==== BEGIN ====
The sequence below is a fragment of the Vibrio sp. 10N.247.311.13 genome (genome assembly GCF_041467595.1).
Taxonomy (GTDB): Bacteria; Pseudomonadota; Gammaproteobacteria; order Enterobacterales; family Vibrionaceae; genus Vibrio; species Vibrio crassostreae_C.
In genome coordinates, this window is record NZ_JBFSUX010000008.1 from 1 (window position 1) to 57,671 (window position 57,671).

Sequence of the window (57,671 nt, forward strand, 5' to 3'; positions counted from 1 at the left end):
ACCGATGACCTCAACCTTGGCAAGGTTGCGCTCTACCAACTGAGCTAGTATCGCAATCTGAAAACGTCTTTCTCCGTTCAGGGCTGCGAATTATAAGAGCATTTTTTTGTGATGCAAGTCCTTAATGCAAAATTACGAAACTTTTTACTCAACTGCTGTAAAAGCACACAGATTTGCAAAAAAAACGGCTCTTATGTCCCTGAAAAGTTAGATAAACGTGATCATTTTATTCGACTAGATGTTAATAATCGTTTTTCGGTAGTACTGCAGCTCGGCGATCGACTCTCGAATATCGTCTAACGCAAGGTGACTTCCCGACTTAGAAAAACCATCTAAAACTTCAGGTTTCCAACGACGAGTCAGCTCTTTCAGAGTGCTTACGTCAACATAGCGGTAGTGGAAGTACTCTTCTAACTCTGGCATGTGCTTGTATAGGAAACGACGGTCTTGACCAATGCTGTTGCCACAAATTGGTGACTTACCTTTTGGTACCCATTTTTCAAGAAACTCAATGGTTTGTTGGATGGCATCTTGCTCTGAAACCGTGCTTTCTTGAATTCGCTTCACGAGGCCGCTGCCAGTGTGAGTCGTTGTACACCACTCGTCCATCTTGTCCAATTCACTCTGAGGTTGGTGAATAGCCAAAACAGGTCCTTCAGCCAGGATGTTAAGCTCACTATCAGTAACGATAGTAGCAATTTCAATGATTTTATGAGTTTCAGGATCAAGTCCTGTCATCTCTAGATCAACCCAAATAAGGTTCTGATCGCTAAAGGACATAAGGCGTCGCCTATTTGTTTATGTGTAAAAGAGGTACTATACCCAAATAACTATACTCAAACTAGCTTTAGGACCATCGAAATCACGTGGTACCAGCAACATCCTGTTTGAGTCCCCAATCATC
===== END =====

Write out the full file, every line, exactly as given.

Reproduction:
The sequence below is a fragment of the Vibrio sp. 10N.247.311.13 genome (genome assembly GCF_041467595.1).
Taxonomy (GTDB): Bacteria; Pseudomonadota; Gammaproteobacteria; order Enterobacterales; family Vibrionaceae; genus Vibrio; species Vibrio crassostreae_C.
In genome coordinates, this window is record NZ_JBFSUX010000008.1 from 1 (window position 1) to 57,671 (window position 57,671).

Sequence of the window (57,671 nt, forward strand, 5' to 3'; positions counted from 1 at the left end):
ACCGATGACCTCAACCTTGGCAAGGTTGCGCTCTACCAACTGAGCTAGTATCGCAATCTGAAAACGTCTTTCTCCGTTCAGGGCTGCGAATTATAAGAGCATTTTTTTGTGATGCAAGTCCTTAATGCAAAATTACGAAACTTTTTACTCAACTGCTGTAAAAGCACACAGATTTGCAAAAAAAACGGCTCTTATGTCCCTGAAAAGTTAGATAAACGTGATCATTTTATTCGACTAGATGTTAATAATCGTTTTTCGGTAGTACTGCAGCTCGGCGATCGACTCTCGAATATCGTCTAACGCAAGGTGACTTCCCGACTTAGAAAAACCATCTAAAACTTCAGGTTTCCAACGACGAGTCAGCTCTTTCAGAGTGCTTACGTCAACATAGCGGTAGTGGAAGTACTCTTCTAACTCTGGCATGTGCTTGTATAGGAAACGACGGTCTTGACCAATGCTGTTGCCACAAATTGGTGACTTACCTTTTGGTACCCATTTTTCAAGAAACTCAATGGTTTGTTGGATGGCATCTTGCTCTGAAACCGTGCTTTCTTGAATTCGCTTCACGAGGCCGCTGCCAGTGTGAGTCGTTGTACACCACTCGTCCATCTTGTCCAATTCACTCTGAGGTTGGTGAATAGCCAAAACAGGTCCTTCAGCCAGGATGTTAAGCTCACTATCAGTAACGATAGTAGCAATTTCAATGATTTTATGAGTTTCAGGATCAAGTCCTGTCATCTCTAGATCAACCCAAATAAGGTTCTGATCGCTAAAGGACATAAGGCGTCGCCTATTTGTTTATGTGTAAAAGAGGTACTATACCCAAATAACTATACTCAAACTAGCTTTAGGACCATCGAAATCACGTGGTACCAGCAACATCCTGTTTGAGTCCCCAATCATC